Washington, D.C. -- Thousands of U.S. lamb producers and their supporters continue to wait -- 28 days and counting after the promised announcement on sheep tariffs to Australia and New Zealand from President Clinton.
"The wait is ridiculous," said Republican U.S. Senator Mike Enzi of Wyoming, the nation's third largest sheep producing state. "The president must act."
The International Trade Commission (ITC) decided on Mar. 26 to impose some form of tariffs on lamb imports from Australia and New Zealand. The president had a June 5 deadline to approve, modify or deny a remedy, but the deadline has come and gone with no presidential action.
"Rural America is reaching out for help and being ignored. The president seems to be more concerned with foreign producers in Australia and New Zealand than domestic producers here at home," Enzi said. "People are seeing the president's delay as a victory for Australians and New Zealanders, and a defeat for Americans."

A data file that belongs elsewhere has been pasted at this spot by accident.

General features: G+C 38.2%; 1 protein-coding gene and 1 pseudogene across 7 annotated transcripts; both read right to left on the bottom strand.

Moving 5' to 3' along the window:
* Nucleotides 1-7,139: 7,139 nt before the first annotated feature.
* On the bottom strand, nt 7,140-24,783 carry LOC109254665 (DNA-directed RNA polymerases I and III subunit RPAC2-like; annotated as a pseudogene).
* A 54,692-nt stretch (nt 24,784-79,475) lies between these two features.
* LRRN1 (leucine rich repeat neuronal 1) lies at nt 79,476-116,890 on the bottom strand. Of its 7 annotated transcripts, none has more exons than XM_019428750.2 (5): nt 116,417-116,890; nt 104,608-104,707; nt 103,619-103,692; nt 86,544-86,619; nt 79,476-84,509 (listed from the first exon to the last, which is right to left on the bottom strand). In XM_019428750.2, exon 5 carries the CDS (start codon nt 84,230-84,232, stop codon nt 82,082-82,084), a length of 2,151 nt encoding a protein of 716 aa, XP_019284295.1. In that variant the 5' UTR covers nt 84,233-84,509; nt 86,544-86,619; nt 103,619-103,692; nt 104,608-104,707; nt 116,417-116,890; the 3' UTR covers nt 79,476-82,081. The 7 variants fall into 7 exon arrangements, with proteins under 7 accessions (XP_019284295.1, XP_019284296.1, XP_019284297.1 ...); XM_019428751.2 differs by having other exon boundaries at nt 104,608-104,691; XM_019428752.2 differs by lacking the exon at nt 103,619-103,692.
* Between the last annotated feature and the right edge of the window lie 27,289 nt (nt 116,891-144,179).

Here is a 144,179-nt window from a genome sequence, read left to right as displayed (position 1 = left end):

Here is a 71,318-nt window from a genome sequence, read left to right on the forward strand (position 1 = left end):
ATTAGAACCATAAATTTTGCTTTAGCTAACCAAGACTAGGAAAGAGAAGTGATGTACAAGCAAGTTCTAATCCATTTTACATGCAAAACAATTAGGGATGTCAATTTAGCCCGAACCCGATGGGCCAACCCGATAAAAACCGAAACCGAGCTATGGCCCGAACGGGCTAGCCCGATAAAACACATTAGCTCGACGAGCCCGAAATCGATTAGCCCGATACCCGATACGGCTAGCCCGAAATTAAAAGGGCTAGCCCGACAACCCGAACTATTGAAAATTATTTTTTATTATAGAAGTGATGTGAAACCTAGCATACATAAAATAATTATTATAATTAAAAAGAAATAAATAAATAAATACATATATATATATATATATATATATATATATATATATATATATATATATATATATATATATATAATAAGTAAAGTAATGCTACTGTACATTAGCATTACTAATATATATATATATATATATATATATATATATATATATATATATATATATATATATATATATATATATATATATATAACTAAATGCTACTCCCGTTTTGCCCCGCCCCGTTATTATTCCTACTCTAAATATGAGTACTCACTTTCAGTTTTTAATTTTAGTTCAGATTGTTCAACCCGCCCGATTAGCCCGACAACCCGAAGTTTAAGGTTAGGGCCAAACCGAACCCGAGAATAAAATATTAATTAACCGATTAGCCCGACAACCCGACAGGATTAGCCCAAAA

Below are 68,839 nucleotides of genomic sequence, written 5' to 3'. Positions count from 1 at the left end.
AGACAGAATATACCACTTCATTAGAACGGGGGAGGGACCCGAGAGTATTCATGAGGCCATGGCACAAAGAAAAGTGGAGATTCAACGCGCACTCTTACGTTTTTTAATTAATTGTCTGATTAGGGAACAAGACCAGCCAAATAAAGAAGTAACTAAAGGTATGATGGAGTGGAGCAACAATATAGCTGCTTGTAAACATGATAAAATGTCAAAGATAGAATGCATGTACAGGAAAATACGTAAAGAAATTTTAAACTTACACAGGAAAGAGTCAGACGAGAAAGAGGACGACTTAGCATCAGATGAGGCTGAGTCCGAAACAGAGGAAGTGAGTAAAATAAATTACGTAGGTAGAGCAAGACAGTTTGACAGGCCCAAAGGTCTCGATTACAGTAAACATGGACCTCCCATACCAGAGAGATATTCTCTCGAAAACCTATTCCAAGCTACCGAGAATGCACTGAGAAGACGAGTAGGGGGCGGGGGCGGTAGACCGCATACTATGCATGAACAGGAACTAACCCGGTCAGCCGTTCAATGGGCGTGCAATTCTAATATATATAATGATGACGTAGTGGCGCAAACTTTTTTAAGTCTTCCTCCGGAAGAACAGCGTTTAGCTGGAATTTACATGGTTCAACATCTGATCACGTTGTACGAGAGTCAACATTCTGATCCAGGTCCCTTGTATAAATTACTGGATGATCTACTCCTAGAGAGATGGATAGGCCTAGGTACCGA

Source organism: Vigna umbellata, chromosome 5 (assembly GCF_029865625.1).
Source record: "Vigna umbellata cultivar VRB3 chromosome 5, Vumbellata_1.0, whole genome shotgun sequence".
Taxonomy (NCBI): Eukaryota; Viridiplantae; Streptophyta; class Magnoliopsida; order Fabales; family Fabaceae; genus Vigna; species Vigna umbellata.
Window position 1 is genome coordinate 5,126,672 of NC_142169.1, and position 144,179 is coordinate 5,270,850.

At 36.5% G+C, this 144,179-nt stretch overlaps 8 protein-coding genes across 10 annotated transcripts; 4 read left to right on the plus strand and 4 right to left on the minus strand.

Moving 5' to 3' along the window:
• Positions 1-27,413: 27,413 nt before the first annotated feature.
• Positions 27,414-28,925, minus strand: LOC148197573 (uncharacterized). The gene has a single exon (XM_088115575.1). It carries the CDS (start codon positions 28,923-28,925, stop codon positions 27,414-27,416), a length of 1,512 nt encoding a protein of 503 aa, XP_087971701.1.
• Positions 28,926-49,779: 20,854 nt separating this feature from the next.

Lamb producers argue that their request for import restrictions is entirely consistent with the rules of the World Trade Organization, the international body that governs trade.
In 1998, the American Sheep Industry Association (ASI) filed a petition that triggered a six-month investigation on the harmful effects of Australian and New Zealand lamb imports on the domestic sheep industry. The ITC unanimously ruled that low-price lamb imports from Australia and New Zealand have damaged the domestic industry.
The ITC found that foreign lamb imports to the U.S. rose 47 percent between 1993 and 1997, and those imports undercut domestic lamb prices by 20 to 40 percent. In 1998 alone, lamb
imports from Australia increased by 30 percent over 1997.
U.S. law allows the president to impose import restrictions if a domestic industry is threatened by a surge in imports. News reports indicate that a nine percent tariff is possible on all Australian and New Zealand lamb imports. So far, there has been no official word on what the U.S. will do.
"This decision is long overdue," Enzi said. "The livelihood of our own producers hangs in the balance."